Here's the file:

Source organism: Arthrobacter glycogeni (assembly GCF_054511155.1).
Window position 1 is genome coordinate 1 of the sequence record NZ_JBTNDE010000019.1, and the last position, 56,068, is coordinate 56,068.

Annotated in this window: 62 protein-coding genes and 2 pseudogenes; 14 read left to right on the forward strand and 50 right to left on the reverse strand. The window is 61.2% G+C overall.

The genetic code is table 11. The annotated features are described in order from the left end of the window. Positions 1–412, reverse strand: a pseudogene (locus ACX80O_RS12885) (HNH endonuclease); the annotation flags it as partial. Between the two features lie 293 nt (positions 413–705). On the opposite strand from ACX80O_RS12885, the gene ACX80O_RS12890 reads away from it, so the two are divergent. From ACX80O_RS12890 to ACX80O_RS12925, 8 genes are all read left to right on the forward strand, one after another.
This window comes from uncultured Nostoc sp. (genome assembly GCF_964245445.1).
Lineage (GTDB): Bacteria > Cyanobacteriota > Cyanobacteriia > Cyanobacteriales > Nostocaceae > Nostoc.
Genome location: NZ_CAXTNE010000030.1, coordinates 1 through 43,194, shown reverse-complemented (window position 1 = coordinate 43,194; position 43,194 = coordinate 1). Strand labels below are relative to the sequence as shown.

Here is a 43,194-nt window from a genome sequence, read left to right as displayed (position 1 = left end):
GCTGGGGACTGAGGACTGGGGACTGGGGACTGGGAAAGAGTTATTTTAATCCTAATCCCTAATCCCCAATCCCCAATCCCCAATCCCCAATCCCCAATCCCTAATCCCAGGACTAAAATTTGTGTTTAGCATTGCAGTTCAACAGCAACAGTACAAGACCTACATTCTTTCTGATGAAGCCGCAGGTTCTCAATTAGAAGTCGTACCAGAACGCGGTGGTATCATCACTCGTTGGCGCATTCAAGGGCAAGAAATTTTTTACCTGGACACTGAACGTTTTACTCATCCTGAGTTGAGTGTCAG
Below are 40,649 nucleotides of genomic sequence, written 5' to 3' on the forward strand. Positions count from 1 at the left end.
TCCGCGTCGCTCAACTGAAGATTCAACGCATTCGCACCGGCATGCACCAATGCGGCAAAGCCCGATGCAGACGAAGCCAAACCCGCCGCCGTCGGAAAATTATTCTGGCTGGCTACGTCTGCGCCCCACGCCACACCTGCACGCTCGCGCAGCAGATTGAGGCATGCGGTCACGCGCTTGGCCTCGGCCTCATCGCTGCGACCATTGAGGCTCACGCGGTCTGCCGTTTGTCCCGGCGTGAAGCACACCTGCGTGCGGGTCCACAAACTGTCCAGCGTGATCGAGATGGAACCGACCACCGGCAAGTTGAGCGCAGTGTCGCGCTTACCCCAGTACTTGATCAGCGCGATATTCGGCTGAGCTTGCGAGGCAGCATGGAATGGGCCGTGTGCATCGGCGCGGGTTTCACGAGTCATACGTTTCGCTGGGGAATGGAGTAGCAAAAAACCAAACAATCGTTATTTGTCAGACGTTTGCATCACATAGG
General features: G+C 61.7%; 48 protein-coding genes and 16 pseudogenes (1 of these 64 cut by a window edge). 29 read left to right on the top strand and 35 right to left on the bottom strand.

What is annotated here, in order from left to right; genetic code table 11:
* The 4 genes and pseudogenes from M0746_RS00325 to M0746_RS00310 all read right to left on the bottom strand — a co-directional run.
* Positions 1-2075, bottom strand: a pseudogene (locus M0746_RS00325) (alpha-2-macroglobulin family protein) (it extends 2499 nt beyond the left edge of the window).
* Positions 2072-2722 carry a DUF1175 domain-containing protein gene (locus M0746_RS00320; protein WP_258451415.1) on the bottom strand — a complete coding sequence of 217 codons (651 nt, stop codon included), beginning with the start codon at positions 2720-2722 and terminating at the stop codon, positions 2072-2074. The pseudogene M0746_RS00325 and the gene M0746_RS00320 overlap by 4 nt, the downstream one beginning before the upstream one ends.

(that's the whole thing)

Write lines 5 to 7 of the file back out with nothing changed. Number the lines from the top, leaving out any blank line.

This window comes from uncultured Nostoc sp. (genome assembly GCF_964245445.1).
Lineage (GTDB): Bacteria > Cyanobacteriota > Cyanobacteriia > Cyanobacteriales > Nostocaceae > Nostoc.
Genome location: NZ_CAXTNE010000030.1, coordinates 1 through 43,194, shown reverse-complemented (window position 1 = coordinate 43,194; position 43,194 = coordinate 1). Strand labels below are relative to the sequence as shown.